Of course, an attraction grows between Pang and Yang Yang, the innkeeper’s daughter. Pang accompanies her to a festival and is forced to reveal that he’s quite good at martial arts, betraying his Shaolin origin. And because the magistrate in the town distrusts Shaolin monks, Pang is forced to fight even though he doesn’t want to. Isn’t that always the way? There’s also a mysterious dude in a big hat tracking Pang, which can’t bode well for our hero. So there’s a lot going on in the book, and once Costa gets past the introductory stuff, it moves along a fairly good clip. We still get a lot of exposition, but we also get plenty of action, and it’s a good blend. We get some tremendous fight scenes, but also get some nice character development, as Pang and Yang Yang talk about their lives and their dreams, coming closer and closer even though they know that their lives are probably destined for different paths. Costa does a good job showing that the two characters are bound by their culture and society, which exerts an inexorable pull on both of them. This is evident both in their budding romance and the way they must deal with the political forces in the town. It’s not terribly original to place two lovers in a situation that keeps them apart, but that doesn’t mean it’s a bad idea.
Costa’s art is cartoony but very rich in details, giving us a very nice sense of 17th-century China. It’s a crowded book, with many panels per page and a lot going on in each panel, but he’s able to open it up nicely when he has to. The attack on the monastery and Pang’s attempts to get through the fog that has draped itself over the surrounding forest is a haunting set piece – the fact that Pang can’t see what is happening adds a lot of tension, drama, and tragedy to the scene.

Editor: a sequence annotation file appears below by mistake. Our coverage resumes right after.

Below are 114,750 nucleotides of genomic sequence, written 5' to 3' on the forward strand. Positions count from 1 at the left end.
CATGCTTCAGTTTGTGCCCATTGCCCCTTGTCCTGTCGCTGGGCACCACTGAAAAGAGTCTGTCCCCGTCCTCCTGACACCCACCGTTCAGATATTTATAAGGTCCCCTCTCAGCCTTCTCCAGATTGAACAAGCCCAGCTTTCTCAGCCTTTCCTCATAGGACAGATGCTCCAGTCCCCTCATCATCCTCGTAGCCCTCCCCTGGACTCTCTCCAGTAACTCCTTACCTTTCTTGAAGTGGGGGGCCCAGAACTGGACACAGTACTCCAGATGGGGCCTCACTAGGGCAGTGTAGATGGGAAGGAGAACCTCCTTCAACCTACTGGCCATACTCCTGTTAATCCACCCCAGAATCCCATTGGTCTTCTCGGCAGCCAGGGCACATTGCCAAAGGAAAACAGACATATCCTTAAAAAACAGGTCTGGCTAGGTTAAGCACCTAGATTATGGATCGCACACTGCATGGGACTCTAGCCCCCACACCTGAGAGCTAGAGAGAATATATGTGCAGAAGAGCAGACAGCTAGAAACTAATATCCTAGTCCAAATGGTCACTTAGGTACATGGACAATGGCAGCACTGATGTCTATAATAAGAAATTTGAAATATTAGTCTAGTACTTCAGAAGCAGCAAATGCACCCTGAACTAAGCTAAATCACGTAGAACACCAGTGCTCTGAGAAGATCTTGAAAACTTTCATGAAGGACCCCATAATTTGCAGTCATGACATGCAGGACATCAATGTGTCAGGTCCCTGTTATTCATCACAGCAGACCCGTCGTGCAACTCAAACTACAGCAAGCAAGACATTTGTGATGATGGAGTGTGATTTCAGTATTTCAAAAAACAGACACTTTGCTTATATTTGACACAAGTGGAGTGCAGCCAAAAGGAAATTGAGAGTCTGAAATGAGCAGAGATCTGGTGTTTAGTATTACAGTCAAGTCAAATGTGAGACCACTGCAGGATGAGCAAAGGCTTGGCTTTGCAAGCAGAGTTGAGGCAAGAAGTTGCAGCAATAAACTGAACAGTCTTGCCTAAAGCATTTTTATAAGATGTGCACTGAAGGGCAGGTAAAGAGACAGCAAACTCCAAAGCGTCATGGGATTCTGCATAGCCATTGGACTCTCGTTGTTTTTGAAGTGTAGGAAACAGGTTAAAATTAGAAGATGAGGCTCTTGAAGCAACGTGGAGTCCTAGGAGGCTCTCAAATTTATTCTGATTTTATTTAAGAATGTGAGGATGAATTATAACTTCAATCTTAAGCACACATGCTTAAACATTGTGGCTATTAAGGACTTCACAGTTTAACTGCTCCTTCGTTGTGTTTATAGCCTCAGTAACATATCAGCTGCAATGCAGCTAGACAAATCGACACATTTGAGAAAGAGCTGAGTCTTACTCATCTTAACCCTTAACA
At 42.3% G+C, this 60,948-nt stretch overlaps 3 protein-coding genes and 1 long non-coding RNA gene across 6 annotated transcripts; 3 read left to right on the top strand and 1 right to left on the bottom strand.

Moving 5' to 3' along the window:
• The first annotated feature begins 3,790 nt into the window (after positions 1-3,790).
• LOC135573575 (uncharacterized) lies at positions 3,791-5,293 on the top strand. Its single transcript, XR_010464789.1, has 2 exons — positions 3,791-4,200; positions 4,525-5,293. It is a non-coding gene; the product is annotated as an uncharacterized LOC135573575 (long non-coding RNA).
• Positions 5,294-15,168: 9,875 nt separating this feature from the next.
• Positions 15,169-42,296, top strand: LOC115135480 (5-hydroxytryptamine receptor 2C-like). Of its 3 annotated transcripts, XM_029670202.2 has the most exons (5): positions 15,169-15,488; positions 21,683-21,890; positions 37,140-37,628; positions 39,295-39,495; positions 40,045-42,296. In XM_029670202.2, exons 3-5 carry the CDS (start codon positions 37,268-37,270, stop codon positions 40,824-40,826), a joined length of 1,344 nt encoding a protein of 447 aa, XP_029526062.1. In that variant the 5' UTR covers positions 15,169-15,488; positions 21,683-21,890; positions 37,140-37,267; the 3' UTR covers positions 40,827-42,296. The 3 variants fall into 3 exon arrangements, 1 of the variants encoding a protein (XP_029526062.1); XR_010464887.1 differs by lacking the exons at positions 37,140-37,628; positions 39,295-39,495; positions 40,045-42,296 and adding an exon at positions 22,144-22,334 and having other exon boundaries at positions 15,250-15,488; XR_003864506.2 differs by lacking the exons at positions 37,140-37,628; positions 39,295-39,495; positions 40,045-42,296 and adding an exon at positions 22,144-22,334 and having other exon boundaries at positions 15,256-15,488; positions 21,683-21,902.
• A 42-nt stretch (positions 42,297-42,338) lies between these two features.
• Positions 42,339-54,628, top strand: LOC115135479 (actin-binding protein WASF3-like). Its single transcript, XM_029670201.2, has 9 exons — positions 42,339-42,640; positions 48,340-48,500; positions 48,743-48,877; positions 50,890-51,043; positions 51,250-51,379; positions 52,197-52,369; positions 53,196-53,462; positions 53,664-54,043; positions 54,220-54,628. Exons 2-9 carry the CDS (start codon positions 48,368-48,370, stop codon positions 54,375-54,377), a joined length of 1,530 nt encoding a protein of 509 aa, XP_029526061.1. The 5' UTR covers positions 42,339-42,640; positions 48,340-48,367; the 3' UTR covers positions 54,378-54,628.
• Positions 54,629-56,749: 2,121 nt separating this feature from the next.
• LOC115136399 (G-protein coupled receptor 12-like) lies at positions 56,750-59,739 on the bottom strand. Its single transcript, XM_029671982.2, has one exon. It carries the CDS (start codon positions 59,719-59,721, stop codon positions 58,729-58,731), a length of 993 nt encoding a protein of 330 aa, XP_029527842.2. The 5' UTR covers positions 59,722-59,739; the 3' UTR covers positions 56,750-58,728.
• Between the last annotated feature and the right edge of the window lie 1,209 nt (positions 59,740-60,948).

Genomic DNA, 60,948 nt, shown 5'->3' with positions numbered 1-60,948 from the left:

Then, when he reaches the battle, Costa crowds the panels with soldiers and monks, giving us a good sense of the cramped conditions of a fight to the death. The fight against the magistrates is choreographed very well, as Pang and his attackers need to work within the confines of a small room. Costa can’t mimic the smells of the time period (the biggest problem with depicting a historical era on film or in comics is the lack of smell, because that makes up such a big part of it, I would imagine), but because he makes it clear how cramped the towns of the time period were, it makes it easier to imagine what it would smell like. It’s not perfect, but it’s better than nothing. The only complaint I have about the art is Pang himself. Costa draws his head as a circle with dark blobs for eyes and a line for a mouth. Every other character is drawn with much more precision. I’m sure Costa has a reason for drawing Pang that way, but I honestly don’t know what it is. He looks really out of place, though. Maybe that’s the point?
That’s a minor complaint, though. Pang is an interesting and exciting comic, with a lot of information about the time period (complete with many footnotes!) and a grand story that has potential to run for quite a while. I don’t know how long Costa plans to do his comic, but it’s cool that he thinks big. Head on over to his site and read up on the wandering monk, and if you want a nice collected edition, I’m sure Costa would be happy to sell this to you!
Tomorrow: A food anthology? What?